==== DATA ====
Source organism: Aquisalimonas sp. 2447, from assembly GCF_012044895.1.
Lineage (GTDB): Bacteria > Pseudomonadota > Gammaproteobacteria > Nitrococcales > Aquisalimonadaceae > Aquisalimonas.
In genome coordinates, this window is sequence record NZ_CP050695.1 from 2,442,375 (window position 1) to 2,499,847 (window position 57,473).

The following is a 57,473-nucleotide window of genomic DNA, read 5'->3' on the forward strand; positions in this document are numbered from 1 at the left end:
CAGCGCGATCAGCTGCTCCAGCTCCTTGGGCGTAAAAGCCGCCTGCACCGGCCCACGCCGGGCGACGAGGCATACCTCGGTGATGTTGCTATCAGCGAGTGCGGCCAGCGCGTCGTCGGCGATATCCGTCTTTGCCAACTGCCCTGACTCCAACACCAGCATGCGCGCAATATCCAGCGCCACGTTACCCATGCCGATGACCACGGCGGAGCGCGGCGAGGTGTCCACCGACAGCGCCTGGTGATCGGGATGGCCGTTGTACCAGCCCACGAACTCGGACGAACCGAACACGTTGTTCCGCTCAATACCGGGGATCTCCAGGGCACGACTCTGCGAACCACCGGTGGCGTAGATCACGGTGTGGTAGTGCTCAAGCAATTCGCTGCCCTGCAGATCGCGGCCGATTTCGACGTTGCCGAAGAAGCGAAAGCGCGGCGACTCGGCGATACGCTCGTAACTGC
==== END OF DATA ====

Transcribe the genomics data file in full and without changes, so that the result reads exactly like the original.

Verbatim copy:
Source organism: Aquisalimonas sp. 2447, from assembly GCF_012044895.1.
Lineage (GTDB): Bacteria > Pseudomonadota > Gammaproteobacteria > Nitrococcales > Aquisalimonadaceae > Aquisalimonas.
In genome coordinates, this window is sequence record NZ_CP050695.1 from 2,442,375 (window position 1) to 2,499,847 (window position 57,473).

The following is a 57,473-nucleotide window of genomic DNA, read 5'->3' on the forward strand; positions in this document are numbered from 1 at the left end:
CAGCGCGATCAGCTGCTCCAGCTCCTTGGGCGTAAAAGCCGCCTGCACCGGCCCACGCCGGGCGACGAGGCATACCTCGGTGATGTTGCTATCAGCGAGTGCGGCCAGCGCGTCGTCGGCGATATCCGTCTTTGCCAACTGCCCTGACTCCAACACCAGCATGCGCGCAATATCCAGCGCCACGTTACCCATGCCGATGACCACGGCGGAGCGCGGCGAGGTGTCCACCGACAGCGCCTGGTGATCGGGATGGCCGTTGTACCAGCCCACGAACTCGGACGAACCGAACACGTTGTTCCGCTCAATACCGGGGATCTCCAGGGCACGACTCTGCGAACCACCGGTGGCGTAGATCACGGTGTGGTAGTGCTCAAGCAATTCGCTGCCCTGCAGATCGCGGCCGATTTCGACGTTGCCGAAGAAGCGAAAGCGCGGCGACTCGGCGATACGCTCGTAACTGC